No one can know whether Meloni is pursuing this course out of inner conviction. Just as no one can know whether they will be able (or willing) to hold their ground against the broad-legged self-promoters and igniters Salvini and Berlusconi in the long run.

Certainly, this government is sending signals to the far-right corner. For example, when Senate President La Russa is proud not to take part in anti-fascist commemorations. Or when the culture minister casually claims that Dante Alighieri is the forefather of the Italian right and the Italian cultural nation – even though the nation didn't even exist when he was alive.

And even Meloni herself lacks insight when she continues to claim in ambiguous language that Mussolini may have made various mistakes, for example with the racial laws and entering the war, but he “also achieved a great deal historically”. The land consolidation of Meloni's party is still pending. And if she wants to assert herself in modern Italy, in the EU and in the complicated world of states, she will not be able to avoid it.

Meanwhile, a new bogeyman is looming. The "European Conservatives and Reformists" (ECR) group in the European Parliament, to which Melonis party belongs, is trying to merge with the "European People's Party" (EPP). Manfred Weber, the EPP chairman, does not seem to be averse. Immediately there was a fear that a radical right-wing bloc would form in the European Parliament after the next election. You can also see it differently.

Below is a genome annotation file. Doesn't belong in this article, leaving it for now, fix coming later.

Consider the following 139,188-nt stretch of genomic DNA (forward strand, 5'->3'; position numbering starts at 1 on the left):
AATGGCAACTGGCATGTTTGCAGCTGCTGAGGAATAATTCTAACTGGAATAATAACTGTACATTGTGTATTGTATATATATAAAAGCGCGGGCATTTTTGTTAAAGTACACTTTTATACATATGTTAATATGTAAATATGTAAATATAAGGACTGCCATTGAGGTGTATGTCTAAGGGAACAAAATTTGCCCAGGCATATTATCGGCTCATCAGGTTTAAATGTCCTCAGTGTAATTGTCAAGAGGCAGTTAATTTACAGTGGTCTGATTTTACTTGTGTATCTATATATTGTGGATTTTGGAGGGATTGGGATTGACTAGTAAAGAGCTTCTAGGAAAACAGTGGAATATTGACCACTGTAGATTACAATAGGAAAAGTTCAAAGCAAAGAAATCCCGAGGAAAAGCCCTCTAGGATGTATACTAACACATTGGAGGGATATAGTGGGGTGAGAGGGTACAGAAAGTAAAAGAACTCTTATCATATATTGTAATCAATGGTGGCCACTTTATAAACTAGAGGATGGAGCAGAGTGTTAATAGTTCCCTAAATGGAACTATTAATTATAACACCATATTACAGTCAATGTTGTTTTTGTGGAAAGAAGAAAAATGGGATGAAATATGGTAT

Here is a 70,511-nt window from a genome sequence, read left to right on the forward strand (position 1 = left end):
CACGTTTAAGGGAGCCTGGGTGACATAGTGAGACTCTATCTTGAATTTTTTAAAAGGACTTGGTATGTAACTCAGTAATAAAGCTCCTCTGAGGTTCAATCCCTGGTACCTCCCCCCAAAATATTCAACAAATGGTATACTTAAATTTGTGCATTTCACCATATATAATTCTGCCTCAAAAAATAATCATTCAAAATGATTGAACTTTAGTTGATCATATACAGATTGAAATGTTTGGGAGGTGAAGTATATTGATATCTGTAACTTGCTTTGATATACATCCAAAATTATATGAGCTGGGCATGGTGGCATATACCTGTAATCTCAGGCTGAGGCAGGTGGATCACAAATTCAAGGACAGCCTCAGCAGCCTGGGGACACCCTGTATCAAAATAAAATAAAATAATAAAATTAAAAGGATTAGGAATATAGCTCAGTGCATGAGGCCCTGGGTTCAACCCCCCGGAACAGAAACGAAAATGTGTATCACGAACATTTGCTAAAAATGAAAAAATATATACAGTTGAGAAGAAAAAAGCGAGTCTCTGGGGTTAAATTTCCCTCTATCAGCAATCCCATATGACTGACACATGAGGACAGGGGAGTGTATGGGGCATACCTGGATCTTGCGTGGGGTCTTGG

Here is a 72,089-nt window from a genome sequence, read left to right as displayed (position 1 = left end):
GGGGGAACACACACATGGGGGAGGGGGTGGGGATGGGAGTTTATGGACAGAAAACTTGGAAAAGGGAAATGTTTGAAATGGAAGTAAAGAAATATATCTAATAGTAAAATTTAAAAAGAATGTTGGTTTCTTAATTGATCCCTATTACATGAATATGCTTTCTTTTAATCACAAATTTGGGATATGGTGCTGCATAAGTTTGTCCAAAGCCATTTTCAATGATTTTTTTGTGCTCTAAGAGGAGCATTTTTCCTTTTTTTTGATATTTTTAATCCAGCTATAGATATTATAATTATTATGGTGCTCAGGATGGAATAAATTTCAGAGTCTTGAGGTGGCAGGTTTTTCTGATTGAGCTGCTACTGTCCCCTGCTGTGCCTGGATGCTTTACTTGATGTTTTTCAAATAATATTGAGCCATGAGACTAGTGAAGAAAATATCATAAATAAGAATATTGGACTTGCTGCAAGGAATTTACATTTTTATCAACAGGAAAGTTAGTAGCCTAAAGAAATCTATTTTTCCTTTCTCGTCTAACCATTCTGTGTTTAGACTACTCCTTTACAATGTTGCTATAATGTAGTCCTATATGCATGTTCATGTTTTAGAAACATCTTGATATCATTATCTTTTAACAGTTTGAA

It is quite possible that Meloni will succeed in freeing her party from the fascist-authoritarian legacy and making it the clearly dominant party of the Italian Conservatives. That would fill a gap and possibly help stabilize the country.

It is now widely accepted that conservative parties fundamentally endanger democracy. A few years ago, American political scientist Daniel Ziblatt presented a different perspective in his book Conservative Parties and the Birth of Democracy. Using the example of the Weimar Republic, he shows that it wasn't just the parties of the extreme right and left that destroyed democracy.

It was even more important that there were no strong conservative parties that were clearly committed to the republic. As a point of reference for that large number of Germans who thought and felt conservatively, they could have prevented the bourgeoisie from slipping into contempt for the republic. If that's true, a strong Conservative group in the European Parliament would not pose a threat. Rather the opposite would be the case. It could help tame the considerable potential for populist resentment floating around across Europe.